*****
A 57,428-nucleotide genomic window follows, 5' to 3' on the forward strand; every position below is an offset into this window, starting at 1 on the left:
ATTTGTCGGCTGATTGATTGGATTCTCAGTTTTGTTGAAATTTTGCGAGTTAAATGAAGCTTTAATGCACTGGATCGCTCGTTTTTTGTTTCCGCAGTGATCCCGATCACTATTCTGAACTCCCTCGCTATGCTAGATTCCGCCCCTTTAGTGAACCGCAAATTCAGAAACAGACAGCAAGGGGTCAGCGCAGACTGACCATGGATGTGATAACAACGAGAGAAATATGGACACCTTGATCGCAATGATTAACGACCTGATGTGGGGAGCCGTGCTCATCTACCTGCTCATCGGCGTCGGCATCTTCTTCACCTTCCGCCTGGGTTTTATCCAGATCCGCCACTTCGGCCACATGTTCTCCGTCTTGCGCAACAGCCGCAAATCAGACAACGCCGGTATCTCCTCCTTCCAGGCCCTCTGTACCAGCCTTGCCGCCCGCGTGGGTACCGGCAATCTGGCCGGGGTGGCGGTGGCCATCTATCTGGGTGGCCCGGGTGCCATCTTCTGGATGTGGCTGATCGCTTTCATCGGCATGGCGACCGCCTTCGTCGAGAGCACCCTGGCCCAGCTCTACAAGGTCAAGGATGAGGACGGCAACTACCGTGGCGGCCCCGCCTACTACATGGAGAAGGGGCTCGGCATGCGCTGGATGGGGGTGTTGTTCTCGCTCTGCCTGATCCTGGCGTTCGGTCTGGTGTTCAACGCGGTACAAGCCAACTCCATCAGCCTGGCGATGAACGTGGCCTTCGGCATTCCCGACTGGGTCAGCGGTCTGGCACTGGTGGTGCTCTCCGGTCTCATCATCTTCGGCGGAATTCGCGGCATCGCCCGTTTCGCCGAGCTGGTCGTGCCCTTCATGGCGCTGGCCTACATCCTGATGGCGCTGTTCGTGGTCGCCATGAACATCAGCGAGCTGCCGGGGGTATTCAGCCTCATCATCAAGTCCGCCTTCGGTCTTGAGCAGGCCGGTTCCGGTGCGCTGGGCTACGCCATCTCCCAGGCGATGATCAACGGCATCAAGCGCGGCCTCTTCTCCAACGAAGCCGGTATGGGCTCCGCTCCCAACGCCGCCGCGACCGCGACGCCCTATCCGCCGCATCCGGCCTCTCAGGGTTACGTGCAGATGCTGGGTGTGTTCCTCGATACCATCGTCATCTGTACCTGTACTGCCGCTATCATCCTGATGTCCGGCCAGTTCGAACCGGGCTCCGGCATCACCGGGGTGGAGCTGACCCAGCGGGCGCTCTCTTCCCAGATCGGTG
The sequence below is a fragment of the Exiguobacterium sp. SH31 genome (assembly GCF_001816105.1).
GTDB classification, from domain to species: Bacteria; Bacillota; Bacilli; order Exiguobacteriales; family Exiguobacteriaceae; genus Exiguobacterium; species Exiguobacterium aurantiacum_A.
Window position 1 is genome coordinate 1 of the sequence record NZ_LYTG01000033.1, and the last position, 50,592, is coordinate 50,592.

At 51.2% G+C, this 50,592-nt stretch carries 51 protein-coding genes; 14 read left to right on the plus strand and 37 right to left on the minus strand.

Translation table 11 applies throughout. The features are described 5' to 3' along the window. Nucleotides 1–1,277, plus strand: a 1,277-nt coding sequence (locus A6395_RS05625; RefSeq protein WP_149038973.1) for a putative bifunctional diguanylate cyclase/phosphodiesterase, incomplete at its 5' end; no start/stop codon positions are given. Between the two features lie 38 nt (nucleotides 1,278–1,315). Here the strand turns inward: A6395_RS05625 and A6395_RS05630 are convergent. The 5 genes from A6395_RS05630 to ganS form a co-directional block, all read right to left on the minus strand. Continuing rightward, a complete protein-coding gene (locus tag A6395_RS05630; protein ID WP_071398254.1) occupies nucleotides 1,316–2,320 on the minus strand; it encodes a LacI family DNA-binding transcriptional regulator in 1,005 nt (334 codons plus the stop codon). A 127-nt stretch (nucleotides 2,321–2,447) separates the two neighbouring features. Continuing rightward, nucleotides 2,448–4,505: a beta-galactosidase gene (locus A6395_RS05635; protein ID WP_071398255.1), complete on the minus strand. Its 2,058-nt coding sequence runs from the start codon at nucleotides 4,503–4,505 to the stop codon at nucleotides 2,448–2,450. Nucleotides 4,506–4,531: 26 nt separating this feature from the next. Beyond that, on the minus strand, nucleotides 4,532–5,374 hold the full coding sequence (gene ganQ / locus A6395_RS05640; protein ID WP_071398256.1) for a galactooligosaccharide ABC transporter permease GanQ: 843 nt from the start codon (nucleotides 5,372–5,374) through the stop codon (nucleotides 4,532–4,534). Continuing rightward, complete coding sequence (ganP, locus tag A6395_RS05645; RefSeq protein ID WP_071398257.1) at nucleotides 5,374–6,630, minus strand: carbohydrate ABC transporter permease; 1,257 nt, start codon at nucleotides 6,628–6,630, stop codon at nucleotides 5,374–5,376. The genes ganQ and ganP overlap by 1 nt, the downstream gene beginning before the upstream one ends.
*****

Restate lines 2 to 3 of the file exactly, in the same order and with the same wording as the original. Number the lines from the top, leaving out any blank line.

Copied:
ATTTGTCGGCTGATTGATTGGATTCTCAGTTTTGTTGAAATTTTGCGAGTTAAATGAAGCTTTAATGCACTGGATCGCTCGTTTTTTGTTTCCGCAGTGATCCCGATCACTATTCTGAACTCCCTCGCTATGCTAGATTCCGCCCCTTTAGTGAACCGCAAATTCAGAAACAGACAGCAAGGGGTCAGCGCAGACTGACCATGGATGTGATAACAACGAGAGAAATATGGACACCTTGATCGCAATGATTAACGACCTGATGTGGGGAGCCGTGCTCATCTACCTGCTCATCGGCGTCGGCATCTTCTTCACCTTCCGCCTGGGTTTTATCCAGATCCGCCACTTCGGCCACATGTTCTCCGTCTTGCGCAACAGCCGCAAATCAGACAACGCCGGTATCTCCTCCTTCCAGGCCCTCTGTACCAGCCTTGCCGCCCGCGTGGGTACCGGCAATCTGGCCGGGGTGGCGGTGGCCATCTATCTGGGTGGCCCGGGTGCCATCTTCTGGATGTGGCTGATCGCTTTCATCGGCATGGCGACCGCCTTCGTCGAGAGCACCCTGGCCCAGCTCTACAAGGTCAAGGATGAGGACGGCAACTACCGTGGCGGCCCCGCCTACTACATGGAGAAGGGGCTCGGCATGCGCTGGATGGGGGTGTTGTTCTCGCTCTGCCTGATCCTGGCGTTCGGTCTGGTGTTCAACGCGGTACAAGCCAACTCCATCAGCCTGGCGATGAACGTGGCCTTCGGCATTCCCGACTGGGTCAGCGGTCTGGCACTGGTGGTGCTCTCCGGTCTCATCATCTTCGGCGGAATTCGCGGCATCGCCCGTTTCGCCGAGCTGGTCGTGCCCTTCATGGCGCTGGCCTACATCCTGATGGCGCTGTTCGTGGTCGCCATGAACATCAGCGAGCTGCCGGGGGTATTCAGCCTCATCATCAAGTCCGCCTTCGGTCTTGAGCAGGCCGGTTCCGGTGCGCTGGGCTACGCCATCTCCCAGGCGATGATCAACGGCATCAAGCGCGGCCTCTTCTCCAACGAAGCCGGTATGGGCTCCGCTCCCAACGCCGCCGCGACCGCGACGCCCTATCCGCCGCATCCGGCCTCTCAGGGTTACGTGCAGATGCTGGGTGTGTTCCTCGATACCATCGTCATCTGTACCTGTACTGCCGCTATCATCCTGATGTCCGGCCAGTTCGAACCGGGCTCCGGCATCACCGGGGTGGAGCTGACCCAGCGGGCGCTCTCTTCCCAGATCGGTG
The sequence below is a fragment of the Exiguobacterium sp. SH31 genome (assembly GCF_001816105.1).